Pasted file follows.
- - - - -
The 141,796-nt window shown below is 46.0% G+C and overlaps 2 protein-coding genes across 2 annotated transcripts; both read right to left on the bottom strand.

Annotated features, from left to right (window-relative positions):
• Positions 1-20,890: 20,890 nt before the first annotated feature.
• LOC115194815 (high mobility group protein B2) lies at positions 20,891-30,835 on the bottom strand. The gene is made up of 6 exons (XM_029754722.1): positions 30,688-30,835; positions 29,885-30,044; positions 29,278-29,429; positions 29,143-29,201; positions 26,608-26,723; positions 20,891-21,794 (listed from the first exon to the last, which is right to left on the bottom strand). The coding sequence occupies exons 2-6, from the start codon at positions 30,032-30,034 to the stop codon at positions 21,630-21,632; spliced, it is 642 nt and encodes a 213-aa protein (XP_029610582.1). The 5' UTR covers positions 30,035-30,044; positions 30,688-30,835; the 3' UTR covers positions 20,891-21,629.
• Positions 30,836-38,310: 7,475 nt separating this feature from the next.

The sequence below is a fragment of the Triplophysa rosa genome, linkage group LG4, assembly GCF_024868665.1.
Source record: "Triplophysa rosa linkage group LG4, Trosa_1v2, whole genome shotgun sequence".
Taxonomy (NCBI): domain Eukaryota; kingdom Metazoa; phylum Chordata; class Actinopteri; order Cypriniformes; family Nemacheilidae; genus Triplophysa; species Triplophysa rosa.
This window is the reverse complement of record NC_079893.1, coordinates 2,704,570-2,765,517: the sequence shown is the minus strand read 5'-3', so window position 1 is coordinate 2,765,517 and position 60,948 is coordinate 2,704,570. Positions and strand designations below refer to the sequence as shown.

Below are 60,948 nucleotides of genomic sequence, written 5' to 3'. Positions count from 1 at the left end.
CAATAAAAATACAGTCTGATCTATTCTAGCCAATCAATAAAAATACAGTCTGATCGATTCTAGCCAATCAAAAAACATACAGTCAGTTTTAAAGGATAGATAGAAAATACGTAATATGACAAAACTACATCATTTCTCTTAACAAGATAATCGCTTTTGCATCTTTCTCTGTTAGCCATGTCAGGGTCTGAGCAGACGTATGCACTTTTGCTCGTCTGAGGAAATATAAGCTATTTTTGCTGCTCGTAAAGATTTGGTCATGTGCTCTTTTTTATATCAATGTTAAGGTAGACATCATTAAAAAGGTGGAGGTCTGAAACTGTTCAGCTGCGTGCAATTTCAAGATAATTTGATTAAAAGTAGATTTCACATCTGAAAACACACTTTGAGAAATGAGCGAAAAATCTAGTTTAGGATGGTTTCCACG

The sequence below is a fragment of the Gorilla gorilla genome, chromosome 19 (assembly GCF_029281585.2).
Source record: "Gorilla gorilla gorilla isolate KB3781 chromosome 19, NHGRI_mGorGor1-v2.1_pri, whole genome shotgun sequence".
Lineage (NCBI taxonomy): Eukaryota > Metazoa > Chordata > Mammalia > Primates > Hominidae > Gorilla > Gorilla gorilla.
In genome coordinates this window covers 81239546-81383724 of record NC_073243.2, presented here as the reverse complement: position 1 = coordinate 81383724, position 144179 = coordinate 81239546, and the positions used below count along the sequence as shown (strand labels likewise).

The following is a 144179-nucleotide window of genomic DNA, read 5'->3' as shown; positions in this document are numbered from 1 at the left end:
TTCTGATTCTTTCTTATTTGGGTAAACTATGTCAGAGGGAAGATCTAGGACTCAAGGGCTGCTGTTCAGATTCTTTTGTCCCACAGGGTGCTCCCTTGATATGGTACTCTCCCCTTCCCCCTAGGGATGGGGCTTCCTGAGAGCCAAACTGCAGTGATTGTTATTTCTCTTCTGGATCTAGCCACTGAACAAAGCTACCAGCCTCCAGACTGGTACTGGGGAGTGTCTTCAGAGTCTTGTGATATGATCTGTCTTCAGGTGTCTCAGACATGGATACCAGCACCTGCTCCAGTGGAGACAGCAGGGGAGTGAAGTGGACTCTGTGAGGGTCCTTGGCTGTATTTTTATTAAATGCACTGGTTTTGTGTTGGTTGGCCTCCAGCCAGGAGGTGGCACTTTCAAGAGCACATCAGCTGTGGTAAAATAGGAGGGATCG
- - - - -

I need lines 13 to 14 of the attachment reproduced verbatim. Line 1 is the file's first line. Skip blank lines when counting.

Source record: "Gorilla gorilla gorilla isolate KB3781 chromosome 19, NHGRI_mGorGor1-v2.1_pri, whole genome shotgun sequence".
Lineage (NCBI taxonomy): Eukaryota > Metazoa > Chordata > Mammalia > Primates > Hominidae > Gorilla > Gorilla gorilla.